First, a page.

Types of Social Security Benefits:
#1 Retirement Benefits:
The most well-known benefit is retirement benefits. According to current regulations, you can claim Social Security retirement benefits between the ages of 62 and 70. Calculating your benefits involves a complex formula considering your top 35 years of work history. To determine how much you can expect to receive from Social Security, create a My Social Security account on ssa.gov. This will give you an estimate based on your contributions. Your full retirement age is between 66 and 67, depending on your birthdate. If you take benefits at 62, they will be reduced by 30%, but waiting until age 70 will increase them by 24%.
#2 Disability Benefits:
Social Security Disability benefits aim to help individuals with permanent disabilities. The eligibility criteria for permanent disability are more stringent compared to state disability programs or private disability insurance plans. To qualify, you must have a condition expected to last at least one year, rendering you unable to perform any job for the remainder of your life. Additionally, you must have a work history with earned income for at least 20 out of the last 40 quarters, equivalent to earning a minimum of $6,560 per year for five out of the last ten years or at least $3,280 per year for the past ten years.
#3 Auxiliary Benefits:
Auxiliary benefits are available to dependents of individuals receiving retirement or disability benefits. Eligible dependents include minor biological and adopted children, adult children who became disabled before the age of 22, current spouses caring for children under 18, current spouses over the age of 62, and some former spouses. Often referred to as spousal benefits, these are, in fact, auxiliary benefits. Dependents of living beneficiaries can receive up to 50% of the primary beneficiary’s eligible amount if it exceeds what they would receive based on their earnings history and benefit eligibility.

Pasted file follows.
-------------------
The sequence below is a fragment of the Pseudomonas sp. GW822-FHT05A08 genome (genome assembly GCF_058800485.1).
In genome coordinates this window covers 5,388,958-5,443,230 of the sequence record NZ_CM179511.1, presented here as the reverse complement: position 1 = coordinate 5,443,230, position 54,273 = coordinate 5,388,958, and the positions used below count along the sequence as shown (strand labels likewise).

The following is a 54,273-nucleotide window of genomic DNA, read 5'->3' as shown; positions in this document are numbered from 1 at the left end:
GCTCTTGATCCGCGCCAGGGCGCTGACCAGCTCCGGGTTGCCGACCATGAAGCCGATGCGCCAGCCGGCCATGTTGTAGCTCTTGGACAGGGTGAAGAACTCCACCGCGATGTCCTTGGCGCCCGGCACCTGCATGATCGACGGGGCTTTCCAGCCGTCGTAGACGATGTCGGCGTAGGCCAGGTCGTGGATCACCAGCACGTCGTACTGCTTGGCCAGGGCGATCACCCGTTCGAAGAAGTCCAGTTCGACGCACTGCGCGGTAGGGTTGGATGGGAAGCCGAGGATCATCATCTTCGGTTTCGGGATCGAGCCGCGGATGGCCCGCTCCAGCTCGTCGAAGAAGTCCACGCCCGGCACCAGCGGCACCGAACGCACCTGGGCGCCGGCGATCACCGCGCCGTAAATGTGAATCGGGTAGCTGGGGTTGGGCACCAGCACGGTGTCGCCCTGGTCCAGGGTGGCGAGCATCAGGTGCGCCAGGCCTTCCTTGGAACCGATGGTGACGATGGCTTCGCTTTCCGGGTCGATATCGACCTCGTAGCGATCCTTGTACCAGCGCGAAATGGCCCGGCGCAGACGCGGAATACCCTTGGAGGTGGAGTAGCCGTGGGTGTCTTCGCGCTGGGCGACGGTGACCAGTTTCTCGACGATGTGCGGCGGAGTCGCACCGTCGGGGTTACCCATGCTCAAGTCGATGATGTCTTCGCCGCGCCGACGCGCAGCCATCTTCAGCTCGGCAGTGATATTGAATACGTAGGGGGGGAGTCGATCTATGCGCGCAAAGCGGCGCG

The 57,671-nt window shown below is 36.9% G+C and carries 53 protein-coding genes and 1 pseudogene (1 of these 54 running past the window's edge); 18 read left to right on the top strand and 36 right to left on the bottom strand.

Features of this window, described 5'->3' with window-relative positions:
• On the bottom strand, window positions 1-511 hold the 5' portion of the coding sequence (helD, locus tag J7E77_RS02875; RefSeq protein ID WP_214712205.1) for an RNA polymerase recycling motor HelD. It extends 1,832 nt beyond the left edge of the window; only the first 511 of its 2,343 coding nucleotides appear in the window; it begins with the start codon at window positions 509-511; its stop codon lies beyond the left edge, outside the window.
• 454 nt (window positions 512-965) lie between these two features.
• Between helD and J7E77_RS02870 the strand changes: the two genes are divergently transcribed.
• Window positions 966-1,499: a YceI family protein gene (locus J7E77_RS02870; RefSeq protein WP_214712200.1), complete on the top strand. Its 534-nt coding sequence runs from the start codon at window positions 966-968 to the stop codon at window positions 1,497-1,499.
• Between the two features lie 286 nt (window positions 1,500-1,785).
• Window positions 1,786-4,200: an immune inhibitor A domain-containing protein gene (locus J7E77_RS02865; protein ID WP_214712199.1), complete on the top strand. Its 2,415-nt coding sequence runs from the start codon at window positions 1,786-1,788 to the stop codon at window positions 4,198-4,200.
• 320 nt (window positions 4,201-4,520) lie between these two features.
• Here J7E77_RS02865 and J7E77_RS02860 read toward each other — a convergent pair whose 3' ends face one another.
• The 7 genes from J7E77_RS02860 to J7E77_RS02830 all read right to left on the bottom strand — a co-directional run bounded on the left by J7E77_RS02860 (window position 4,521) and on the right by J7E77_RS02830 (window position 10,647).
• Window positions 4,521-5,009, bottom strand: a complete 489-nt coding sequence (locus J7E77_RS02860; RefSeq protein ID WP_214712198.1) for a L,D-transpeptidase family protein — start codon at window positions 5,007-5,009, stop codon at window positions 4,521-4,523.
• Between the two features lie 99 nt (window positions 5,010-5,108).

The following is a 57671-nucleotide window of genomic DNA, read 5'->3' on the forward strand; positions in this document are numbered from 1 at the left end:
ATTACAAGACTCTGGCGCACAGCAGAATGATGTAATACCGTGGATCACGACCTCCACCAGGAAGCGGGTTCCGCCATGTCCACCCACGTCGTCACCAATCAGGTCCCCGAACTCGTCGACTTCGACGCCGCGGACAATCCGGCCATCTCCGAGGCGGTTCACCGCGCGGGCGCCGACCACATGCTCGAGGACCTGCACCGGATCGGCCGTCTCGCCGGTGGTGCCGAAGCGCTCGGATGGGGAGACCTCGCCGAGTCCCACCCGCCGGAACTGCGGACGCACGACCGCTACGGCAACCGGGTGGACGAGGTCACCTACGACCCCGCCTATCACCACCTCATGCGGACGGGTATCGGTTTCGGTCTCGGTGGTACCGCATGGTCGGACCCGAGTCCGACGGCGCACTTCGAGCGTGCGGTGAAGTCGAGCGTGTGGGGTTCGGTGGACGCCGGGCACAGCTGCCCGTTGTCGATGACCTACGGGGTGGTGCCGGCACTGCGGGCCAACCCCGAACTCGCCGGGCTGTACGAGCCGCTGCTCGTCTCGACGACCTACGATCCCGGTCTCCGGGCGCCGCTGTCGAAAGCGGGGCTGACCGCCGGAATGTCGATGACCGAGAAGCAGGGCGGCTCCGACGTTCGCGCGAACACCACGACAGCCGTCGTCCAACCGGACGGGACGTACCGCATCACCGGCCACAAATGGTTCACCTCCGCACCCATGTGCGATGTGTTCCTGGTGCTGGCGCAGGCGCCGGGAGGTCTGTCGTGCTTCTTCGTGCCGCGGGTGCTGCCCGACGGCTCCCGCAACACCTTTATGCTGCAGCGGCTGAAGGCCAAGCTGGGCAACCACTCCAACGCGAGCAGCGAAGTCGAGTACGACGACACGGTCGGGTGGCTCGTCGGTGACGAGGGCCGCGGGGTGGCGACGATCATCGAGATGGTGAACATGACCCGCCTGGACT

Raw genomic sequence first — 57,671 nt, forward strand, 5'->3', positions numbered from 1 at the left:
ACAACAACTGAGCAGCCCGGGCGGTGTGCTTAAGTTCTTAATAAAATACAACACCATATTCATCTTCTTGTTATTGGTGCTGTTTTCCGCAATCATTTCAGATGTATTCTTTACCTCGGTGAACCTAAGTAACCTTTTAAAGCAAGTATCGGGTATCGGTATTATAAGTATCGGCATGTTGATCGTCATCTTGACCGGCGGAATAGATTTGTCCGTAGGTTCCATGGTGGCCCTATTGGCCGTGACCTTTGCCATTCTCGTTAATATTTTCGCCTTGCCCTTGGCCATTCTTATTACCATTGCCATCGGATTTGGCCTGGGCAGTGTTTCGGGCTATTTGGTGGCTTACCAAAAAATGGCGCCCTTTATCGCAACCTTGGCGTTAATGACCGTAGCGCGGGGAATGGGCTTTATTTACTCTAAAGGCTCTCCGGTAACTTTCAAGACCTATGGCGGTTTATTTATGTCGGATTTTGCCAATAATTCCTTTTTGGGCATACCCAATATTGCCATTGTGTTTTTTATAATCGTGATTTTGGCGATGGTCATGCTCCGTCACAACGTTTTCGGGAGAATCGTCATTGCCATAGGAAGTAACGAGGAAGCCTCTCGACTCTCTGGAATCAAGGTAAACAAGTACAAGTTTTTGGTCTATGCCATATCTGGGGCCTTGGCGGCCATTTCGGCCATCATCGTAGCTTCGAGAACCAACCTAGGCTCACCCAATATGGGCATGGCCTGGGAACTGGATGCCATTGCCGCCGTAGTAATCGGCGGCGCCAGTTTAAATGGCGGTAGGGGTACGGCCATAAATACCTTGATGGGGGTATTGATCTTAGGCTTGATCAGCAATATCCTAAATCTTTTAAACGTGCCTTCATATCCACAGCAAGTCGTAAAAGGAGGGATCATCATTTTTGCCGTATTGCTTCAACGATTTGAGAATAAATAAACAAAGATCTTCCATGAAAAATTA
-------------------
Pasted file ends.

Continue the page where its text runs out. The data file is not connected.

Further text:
#4 Survivors Benefits:
Survivors’ benefits are accessible to dependents of individuals who have contributed to the Social Security system and passed away. Eligible dependents include minor children, adult children who became disabled before the age of 22, surviving spouses with children under the age of 16, surviving spouses over the age of 60, and surviving spouses over the age of 50 who became disabled within seven years of their spouse’s death. In addition to monthly survivor’s benefits, eligible dependents are entitled to a one-time lump-sum death benefit. However, this “lump-sum” payment has remained unchanged since 1954 and is currently only $255.
#5 Supplemental Security Income (SSI):
SSI is a federally funded welfare program managed by the Social Security Administration. It operates differently from Social Security programs and is based on financial needs. SSI is available to individuals with disabilities or those over the age of 65 who have a short work history to qualify for Social Security benefits. In 2024, the maximum federal SSI payment is $914 per eligible beneficiary, provided they have other income of $20 or less. In addition to household income limits, beneficiaries must also have total resources valued at less than $2,000. SSI benefits are also accessible to disabled children in low-income families or children residing in hospitals. In certain states, families must apply for SSI in order to be eligible for Medicaid for their children who are in the NICU. It’s important to note that the maximum monthly SSI benefit for those living in institutions is capped at $30.